(This information was produced by Rick of ancientchess.com)
Xiang Qi, pronounced “shyahng chi,” is said to translate as “the elephant game.” This form of chess has been played for many centuries throughout China. Although only beginning to become widely known in the west, Xiang Qi is probably played by more people than any other board game in the world — including the familiar western “international” chess.
The pieces are arranged symmetrically, as shown left. Note that some pieces on the Red side bear different characters than their counterparts on the Black side. They are the same pieces — with the same power — on each side. But names on the Red side are subtly more noble than those on the Black side. It’s a fair match, but you could say the Reds are the “good guys.” The set you play on may have slightly more or less variation between the two sides, and may be of colours other than Red and Black. Not to worry; it’s still the same game.
Here are the pieces and their approximate Chinese pronunciations, names translated into English, and equivalents in our more familiar western chess: The printable pieces produced for this pdf use symbols in place of Chinese letters. Let not this detract from the authenticity of the true game.
Unlike most other forms of chess, the Chinese game is played on the points of intersecting lines, rather than on the squares of the board.
The Governor/General moves one space at a time left, right, forward or backward. He is confined to the nine point fortress, on his side of the board.
The Counsellor is also confined to the fortress. He moves one point diagonally.
The Minister/Elephant moves exactly two points in any diagonal direction. This piece can be blocked by another piece on the intervening square (A and B in diagram) and is not allowed to cross the river, which runs between the two sides of the board.
The Horse moves first one point along the horizontal/vertical lines, and then one point diagonally. Similar to the knight in western chess, but this horse can be blocked by an intervening piece. The horse in the diagram can not move to the points marked by the red X’s; it is blocked by the Black pawn.
The Chariot moves exactly like the rook in western chess: as many spaces as it wishes horizontally or vertically, until it meets another piece or the edge of the board.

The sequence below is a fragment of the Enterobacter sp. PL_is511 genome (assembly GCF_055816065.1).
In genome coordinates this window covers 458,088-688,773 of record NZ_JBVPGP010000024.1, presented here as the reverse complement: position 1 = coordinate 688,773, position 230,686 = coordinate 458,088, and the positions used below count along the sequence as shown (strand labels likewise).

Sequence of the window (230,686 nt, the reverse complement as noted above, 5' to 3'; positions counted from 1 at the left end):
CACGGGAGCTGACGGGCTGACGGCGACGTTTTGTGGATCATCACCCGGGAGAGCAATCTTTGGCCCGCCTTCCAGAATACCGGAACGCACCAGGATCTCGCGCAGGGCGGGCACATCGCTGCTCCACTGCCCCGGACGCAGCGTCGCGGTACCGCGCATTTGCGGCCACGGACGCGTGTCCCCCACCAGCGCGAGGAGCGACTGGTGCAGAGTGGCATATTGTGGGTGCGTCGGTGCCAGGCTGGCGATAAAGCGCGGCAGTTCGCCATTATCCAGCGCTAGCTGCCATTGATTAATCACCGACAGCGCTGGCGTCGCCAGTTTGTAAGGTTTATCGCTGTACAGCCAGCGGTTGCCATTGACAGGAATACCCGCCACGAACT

The Cannon/Catapult is a peculiar piece. It moves exactly like the Chariot (or rook) when not capturing. But to capture, it must have a piece, friend or foe, in line to jump over. In this diagram, the Cannon/Catapult can capture the enemy pawn, as shown. It can not, however, move beyond that pawn, or to the unoccupied points A or B.
The Foot Soldier moves one point forward. After it crosses the river, it may also move to the right and left, but never backward. Unlike the pawn in western chess, this piece captures just as it moves normally (see diagram). It does not promote upon reaching the far end of the board.
The object of this game is to force capture the enemy Governor/General (King/Emperor). This may be by checkmate (he is under attack and has no means of escape) or by stalemate (he is not under immediate threat, but there is no legal, safe move).
Except for the Cannon/Catapult (see above), a piece captures by using its normal move, and landing on a point occupied by an enemy piece. The captured piece is removed from the board and the capturing piece takes its place. The Cannon/Catapult also takes the place of its captured piece, but must use one intervening piece, as shown in the discussion of its unique move.
When the Governor/General (King/Emperor) is being threatened with capture, he is said to be in “check,” and the player must move in such a way that the Governor/General is no longer threatened. If he can not, he has lost the game.
It is not allowed to give perpetual check, or a perpetual attack. If the game is repeating its position, the player forcing the repetition must do something else.
There is a special rule about the Governors/Generals. The two may never face each other on the same line across the board, with no intervening pieces between them. It is said that they may not “see” each other. This becomes important, especially in the end game, as the position of one Governor/General limits the movements of the other, and can “protect” a piece invading the enemy fortress.
The River, which creates a space between the two sides of the board, is generally ignored — as if it were filled in with lines, completing a board of 9 x 10 points. It only effects the moves of the Elephants, who can not cross it, and the Foot Soldiers, who gain more power of move after crossing it.
In tournament play, to begin the game, Red moves first.